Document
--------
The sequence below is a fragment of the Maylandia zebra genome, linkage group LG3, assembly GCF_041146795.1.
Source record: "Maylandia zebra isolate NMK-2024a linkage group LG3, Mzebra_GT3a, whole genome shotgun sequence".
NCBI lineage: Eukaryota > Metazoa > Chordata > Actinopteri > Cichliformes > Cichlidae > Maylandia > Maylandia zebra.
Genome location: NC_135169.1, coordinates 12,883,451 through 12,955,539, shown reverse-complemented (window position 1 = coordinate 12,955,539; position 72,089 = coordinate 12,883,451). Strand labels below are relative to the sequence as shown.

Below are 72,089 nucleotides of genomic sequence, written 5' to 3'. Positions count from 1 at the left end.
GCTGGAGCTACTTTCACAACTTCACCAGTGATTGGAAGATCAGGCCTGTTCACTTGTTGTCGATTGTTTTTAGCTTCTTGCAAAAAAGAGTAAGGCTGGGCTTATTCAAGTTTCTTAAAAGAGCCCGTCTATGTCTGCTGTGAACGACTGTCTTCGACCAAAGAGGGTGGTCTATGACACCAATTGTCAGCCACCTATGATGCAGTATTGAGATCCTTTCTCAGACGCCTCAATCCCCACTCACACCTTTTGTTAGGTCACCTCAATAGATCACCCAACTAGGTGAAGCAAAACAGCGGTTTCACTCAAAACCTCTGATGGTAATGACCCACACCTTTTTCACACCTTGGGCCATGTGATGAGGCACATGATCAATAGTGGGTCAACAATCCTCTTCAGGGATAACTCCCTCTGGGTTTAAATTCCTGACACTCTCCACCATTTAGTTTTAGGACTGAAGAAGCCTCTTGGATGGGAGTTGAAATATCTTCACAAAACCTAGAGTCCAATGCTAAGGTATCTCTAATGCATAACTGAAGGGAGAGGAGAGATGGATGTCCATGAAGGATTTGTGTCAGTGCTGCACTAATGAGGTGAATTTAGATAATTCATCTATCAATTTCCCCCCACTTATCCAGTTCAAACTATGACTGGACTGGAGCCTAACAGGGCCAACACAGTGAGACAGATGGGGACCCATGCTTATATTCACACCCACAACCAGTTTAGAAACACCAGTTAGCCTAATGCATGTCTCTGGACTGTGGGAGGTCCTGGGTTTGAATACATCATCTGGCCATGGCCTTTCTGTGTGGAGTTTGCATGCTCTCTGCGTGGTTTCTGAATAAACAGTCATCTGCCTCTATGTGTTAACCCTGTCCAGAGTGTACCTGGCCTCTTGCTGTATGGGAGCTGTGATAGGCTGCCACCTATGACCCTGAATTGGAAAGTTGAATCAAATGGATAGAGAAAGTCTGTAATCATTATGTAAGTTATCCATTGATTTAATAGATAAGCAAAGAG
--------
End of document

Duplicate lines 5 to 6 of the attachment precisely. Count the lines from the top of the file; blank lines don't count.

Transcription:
Below are 72,089 nucleotides of genomic sequence, written 5' to 3'. Positions count from 1 at the left end.
GCTGGAGCTACTTTCACAACTTCACCAGTGATTGGAAGATCAGGCCTGTTCACTTGTTGTCGATTGTTTTTAGCTTCTTGCAAAAAAGAGTAAGGCTGGGCTTATTCAAGTTTCTTAAAAGAGCCCGTCTATGTCTGCTGTGAACGACTGTCTTCGACCAAAGAGGGTGGTCTATGACACCAATTGTCAGCCACCTATGATGCAGTATTGAGATCCTTTCTCAGACGCCTCAATCCCCACTCACACCTTTTGTTAGGTCACCTCAATAGATCACCCAACTAGGTGAAGCAAAACAGCGGTTTCACTCAAAACCTCTGATGGTAATGACCCACACCTTTTTCACACCTTGGGCCATGTGATGAGGCACATGATCAATAGTGGGTCAACAATCCTCTTCAGGGATAACTCCCTCTGGGTTTAAATTCCTGACACTCTCCACCATTTAGTTTTAGGACTGAAGAAGCCTCTTGGATGGGAGTTGAAATATCTTCACAAAACCTAGAGTCCAATGCTAAGGTATCTCTAATGCATAACTGAAGGGAGAGGAGAGATGGATGTCCATGAAGGATTTGTGTCAGTGCTGCACTAATGAGGTGAATTTAGATAATTCATCTATCAATTTCCCCCCACTTATCCAGTTCAAACTATGACTGGACTGGAGCCTAACAGGGCCAACACAGTGAGACAGATGGGGACCCATGCTTATATTCACACCCACAACCAGTTTAGAAACACCAGTTAGCCTAATGCATGTCTCTGGACTGTGGGAGGTCCTGGGTTTGAATACATCATCTGGCCATGGCCTTTCTGTGTGGAGTTTGCATGCTCTCTGCGTGGTTTCTGAATAAACAGTCATCTGCCTCTATGTGTTAACCCTGTCCAGAGTGTACCTGGCCTCTTGCTGTATGGGAGCTGTGATAGGCTGCCACCTATGACCCTGAATTGGAAAGTTGAATCAAATGGATAGAGAAAGTCTGTAATCATTATGTAAGTTATCCATTGATTTAATAGATAAGCAAAGAG